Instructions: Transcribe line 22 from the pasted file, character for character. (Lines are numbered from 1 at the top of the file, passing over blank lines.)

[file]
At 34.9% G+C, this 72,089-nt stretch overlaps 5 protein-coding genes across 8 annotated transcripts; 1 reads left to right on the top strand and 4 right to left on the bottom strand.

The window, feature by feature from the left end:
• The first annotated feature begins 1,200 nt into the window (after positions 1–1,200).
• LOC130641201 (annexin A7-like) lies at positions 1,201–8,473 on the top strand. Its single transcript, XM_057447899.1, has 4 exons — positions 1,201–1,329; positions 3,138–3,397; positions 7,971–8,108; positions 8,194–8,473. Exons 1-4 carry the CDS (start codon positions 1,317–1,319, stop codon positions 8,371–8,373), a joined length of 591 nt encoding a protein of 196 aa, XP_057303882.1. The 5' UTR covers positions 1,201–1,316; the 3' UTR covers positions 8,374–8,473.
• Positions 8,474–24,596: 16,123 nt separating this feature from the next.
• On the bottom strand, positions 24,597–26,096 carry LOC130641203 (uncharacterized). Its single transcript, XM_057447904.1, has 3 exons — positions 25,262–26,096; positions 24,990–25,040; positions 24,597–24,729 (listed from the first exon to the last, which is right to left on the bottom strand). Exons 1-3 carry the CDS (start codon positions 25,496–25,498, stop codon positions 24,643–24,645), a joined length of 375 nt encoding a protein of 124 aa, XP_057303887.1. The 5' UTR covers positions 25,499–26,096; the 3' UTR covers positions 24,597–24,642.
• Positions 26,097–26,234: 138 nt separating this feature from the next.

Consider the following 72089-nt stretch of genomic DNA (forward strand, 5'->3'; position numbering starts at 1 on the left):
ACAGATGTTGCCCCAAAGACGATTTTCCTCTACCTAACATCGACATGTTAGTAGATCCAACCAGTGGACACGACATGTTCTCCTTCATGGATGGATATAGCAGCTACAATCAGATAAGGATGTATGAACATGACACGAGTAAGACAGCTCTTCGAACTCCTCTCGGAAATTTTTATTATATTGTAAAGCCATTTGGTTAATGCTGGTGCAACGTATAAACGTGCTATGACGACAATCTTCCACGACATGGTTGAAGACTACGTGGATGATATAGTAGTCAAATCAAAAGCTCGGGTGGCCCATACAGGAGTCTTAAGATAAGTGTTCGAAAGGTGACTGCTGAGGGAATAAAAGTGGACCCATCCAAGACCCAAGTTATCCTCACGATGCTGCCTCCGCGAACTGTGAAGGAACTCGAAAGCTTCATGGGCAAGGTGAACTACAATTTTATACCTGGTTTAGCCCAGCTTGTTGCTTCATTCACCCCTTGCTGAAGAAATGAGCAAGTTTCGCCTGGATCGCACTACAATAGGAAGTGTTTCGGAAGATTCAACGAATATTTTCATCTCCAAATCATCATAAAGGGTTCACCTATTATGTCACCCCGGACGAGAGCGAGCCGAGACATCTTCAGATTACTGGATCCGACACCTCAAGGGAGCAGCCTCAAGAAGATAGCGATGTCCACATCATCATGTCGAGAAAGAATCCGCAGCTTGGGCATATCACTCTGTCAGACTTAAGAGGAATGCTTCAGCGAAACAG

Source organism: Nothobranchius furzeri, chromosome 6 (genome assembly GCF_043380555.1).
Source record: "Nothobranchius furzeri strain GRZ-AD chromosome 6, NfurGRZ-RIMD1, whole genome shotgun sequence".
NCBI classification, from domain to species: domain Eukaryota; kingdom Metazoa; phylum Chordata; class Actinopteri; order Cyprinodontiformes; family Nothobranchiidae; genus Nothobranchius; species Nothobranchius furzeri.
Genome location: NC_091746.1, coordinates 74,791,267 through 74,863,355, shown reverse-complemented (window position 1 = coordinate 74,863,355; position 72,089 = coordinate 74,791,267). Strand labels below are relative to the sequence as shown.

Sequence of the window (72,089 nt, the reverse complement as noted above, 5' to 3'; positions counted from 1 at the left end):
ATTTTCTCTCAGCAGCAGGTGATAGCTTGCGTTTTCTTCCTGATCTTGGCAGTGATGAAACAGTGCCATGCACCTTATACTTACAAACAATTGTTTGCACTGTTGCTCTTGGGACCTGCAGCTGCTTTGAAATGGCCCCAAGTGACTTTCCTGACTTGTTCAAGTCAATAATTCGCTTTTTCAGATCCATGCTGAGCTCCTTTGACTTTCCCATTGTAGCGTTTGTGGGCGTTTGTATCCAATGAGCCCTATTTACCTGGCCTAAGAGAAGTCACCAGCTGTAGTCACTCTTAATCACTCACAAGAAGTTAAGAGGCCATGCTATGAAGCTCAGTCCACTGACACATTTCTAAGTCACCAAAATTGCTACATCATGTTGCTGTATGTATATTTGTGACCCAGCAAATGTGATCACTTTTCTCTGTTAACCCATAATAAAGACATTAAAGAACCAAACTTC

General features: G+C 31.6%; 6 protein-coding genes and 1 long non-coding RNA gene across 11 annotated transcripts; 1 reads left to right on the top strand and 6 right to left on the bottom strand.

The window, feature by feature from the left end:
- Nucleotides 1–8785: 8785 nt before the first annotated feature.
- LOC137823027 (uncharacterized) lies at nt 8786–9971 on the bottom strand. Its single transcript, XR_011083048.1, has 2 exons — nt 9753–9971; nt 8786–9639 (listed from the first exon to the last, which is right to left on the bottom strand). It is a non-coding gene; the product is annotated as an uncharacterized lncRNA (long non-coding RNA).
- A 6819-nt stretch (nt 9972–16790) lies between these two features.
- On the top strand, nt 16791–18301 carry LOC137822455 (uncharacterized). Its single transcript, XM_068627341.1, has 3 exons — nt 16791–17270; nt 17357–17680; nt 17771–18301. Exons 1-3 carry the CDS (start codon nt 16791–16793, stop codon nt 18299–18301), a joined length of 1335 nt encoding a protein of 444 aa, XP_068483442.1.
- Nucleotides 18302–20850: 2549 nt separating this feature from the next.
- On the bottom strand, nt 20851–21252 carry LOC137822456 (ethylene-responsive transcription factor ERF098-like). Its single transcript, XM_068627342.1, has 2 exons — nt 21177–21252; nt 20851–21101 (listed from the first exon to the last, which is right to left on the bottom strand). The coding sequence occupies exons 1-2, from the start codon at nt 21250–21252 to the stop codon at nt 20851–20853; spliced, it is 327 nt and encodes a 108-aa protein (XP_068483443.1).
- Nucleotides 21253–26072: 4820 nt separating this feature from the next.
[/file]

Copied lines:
- Nucleotides 18302–20850: 2549 nt separating this feature from the next.